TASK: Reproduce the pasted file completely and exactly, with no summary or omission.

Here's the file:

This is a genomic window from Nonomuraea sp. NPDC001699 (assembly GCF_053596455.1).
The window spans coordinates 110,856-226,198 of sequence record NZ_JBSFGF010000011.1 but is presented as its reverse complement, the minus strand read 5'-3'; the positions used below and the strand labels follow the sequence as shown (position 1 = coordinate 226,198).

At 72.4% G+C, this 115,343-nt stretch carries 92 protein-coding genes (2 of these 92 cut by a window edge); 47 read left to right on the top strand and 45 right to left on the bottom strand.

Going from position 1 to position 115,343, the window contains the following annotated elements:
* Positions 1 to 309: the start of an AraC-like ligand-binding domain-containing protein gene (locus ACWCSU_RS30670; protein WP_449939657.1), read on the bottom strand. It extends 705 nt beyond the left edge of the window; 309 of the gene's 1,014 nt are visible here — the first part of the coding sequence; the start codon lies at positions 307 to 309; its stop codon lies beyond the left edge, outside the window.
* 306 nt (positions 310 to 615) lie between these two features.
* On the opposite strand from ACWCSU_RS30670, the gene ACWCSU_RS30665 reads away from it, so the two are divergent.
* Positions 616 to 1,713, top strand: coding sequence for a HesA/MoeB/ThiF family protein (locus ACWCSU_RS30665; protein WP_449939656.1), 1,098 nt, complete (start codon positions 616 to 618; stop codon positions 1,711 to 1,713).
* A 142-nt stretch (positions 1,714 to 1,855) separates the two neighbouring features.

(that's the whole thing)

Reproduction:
This is a genomic window from Nonomuraea sp. NPDC001699 (assembly GCF_053596455.1).
The window spans coordinates 110,856-226,198 of sequence record NZ_JBSFGF010000011.1 but is presented as its reverse complement, the minus strand read 5'-3'; the positions used below and the strand labels follow the sequence as shown (position 1 = coordinate 226,198).

At 72.4% G+C, this 115,343-nt stretch carries 92 protein-coding genes (2 of these 92 cut by a window edge); 47 read left to right on the top strand and 45 right to left on the bottom strand.

Going from position 1 to position 115,343, the window contains the following annotated elements:
* Positions 1 to 309: the start of an AraC-like ligand-binding domain-containing protein gene (locus ACWCSU_RS30670; protein WP_449939657.1), read on the bottom strand. It extends 705 nt beyond the left edge of the window; 309 of the gene's 1,014 nt are visible here — the first part of the coding sequence; the start codon lies at positions 307 to 309; its stop codon lies beyond the left edge, outside the window.
* 306 nt (positions 310 to 615) lie between these two features.
* On the opposite strand from ACWCSU_RS30670, the gene ACWCSU_RS30665 reads away from it, so the two are divergent.
* Positions 616 to 1,713, top strand: coding sequence for a HesA/MoeB/ThiF family protein (locus ACWCSU_RS30665; protein WP_449939656.1), 1,098 nt, complete (start codon positions 616 to 618; stop codon positions 1,711 to 1,713).
* A 142-nt stretch (positions 1,714 to 1,855) separates the two neighbouring features.